Buyers with credit scores below 620 can still finance their auto purchases. Interest rates for these loans will be much higher than prime rates, and subprime borrowers can pay considerably more for the same vehicle than prime borrowers. Therefore, it’s important for subprime borrowers to research financing offers before negotiating with a dealership. Subprime borrowers with enough time can save money by improving their credit and making a big down payment.
Not all car buyers have time to save for a large down payment or raise their credit scores. They can still get dealership financing with proof of their income, but they should expect high interest rates. Subprime borrowers who must finance a vehicle for work or school can minimize their costs by choosing an affordable vehicle and putting as much money down as possible.
Getting Pre-approved for a Loan
A pre-approved loan is a provisional offer of a loan from a bank. It isn’t the same as a loan, which is a transfer of money from a lender to a borrower. When you’re shopping for a vehicle, a pre-approved loan helps to narrow your choices to your price range. It saves time by telling dealers what you’re willing to spend so that they won’t try to sell you a vehicle you can’t afford.
A pre-approved loan still requires finalization, so the interest rate and principal could change when the bank runs a hard credit check. The bank will give you a printed document showing the details of your pre-approved loan. While you’re shopping for a vehicle, this document will help you sort your choices into a realistic set of options. You’ll have a general idea of what your car payments will be and how long it will take to repay the loan.
One fact to bear in mind is that every hard credit check will lower your credit score by a few points. A lender can’t make you an offer without running a credit check, so this process could leave you with a slightly lower credit score. The good news is that all these credit checks will count as only one inquiry if they happen within a 14-day period.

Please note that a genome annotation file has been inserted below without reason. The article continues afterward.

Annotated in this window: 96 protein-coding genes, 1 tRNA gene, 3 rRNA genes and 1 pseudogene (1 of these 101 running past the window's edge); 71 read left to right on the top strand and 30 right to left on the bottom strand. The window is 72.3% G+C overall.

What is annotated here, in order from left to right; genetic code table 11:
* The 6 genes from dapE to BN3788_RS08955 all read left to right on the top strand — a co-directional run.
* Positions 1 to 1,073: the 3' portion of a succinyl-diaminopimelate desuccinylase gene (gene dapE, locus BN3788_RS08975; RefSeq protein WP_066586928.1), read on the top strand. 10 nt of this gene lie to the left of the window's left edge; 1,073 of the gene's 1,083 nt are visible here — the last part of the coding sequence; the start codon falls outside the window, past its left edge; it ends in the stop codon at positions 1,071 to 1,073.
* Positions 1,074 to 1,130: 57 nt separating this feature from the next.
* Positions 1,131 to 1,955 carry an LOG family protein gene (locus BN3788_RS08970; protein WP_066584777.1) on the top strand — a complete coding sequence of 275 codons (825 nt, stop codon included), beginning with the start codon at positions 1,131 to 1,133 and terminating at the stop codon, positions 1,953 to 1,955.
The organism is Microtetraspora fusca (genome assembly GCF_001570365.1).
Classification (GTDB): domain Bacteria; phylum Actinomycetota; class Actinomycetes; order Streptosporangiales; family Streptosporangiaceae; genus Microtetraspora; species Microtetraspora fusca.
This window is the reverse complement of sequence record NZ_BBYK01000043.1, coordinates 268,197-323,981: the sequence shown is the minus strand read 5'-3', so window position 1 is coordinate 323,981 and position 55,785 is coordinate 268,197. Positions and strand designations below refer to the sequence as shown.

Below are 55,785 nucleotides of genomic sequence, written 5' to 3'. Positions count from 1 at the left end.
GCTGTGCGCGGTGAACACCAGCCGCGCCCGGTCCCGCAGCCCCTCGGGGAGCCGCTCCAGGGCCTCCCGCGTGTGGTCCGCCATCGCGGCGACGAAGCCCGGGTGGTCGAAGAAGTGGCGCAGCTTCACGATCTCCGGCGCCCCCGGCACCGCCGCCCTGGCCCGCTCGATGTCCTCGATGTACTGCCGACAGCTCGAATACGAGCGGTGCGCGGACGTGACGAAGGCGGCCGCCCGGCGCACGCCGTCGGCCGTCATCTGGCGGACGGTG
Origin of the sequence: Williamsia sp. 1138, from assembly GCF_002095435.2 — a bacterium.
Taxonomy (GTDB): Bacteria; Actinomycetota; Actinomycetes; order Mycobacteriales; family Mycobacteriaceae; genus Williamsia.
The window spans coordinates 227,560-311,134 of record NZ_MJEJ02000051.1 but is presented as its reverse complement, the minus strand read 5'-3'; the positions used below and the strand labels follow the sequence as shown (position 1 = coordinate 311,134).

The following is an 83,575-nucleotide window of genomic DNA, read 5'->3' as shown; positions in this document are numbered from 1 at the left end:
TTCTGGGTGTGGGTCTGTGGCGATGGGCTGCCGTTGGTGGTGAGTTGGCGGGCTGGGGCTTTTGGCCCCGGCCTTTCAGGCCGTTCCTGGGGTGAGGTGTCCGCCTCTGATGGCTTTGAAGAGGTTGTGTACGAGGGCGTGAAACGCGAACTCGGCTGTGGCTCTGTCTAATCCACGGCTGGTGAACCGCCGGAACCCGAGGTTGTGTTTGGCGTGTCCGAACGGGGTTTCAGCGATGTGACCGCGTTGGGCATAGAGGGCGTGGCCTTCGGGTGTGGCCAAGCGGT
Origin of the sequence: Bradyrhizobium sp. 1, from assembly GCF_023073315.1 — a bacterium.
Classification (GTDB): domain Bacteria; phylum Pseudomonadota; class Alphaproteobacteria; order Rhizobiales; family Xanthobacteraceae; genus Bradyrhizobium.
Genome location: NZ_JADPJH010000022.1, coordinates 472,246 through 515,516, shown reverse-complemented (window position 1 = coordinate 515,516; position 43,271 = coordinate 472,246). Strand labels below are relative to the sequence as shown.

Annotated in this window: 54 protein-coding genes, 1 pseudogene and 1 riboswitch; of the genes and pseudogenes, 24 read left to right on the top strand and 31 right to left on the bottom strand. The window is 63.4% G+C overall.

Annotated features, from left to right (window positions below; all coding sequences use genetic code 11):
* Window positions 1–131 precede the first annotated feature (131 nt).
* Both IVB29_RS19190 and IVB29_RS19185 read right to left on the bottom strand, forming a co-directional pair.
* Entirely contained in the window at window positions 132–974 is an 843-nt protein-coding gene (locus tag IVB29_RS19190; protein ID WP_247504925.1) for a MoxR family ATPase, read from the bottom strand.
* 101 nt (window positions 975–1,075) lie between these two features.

Preparing to Finance a Vehicle
With pre-approval from several banks, you’ll have an idea of the offers available to you. Shopping around for the best rates is important because they can vary from one lender to another. Subprime borrowers should exhaust all their options for financing before stepping onto a dealer lot. Many borrowers with subprime credit may not realize that they’re eligible for an auto loan with reasonable terms.
Even if you prefer the convenience and simplicity of dealership financing, you may still benefit from a pre-approved loan. By spending a few days shopping for loan offers before visiting a dealership, you’ll know when the dealership’s offer is worth accepting. With a pre-approved loan document from a bank, you’ll have an easier time negotiating favorable financing terms from your dealer.
Making a Final Decision
Whether you should finance through a bank or dealership depends on the offers you receive from each one. Some dealerships can make the best offers because they specialize in auto lending and provide in-house financing. Shopping for pre-approved loans before visiting a dealership will help you know if you’re getting a good deal or you should keep looking.
Buyers with subprime credit may have no choice but to finance their purchase through a dealership. In these cases, the dealer will have an incentive to offer the buyer only the most affordable options. These buyers should accept an offer only if it gives them a monthly car note they can afford.
For your next vehicle purchase, get the best interest rates you can find by shopping for loans from various lenders.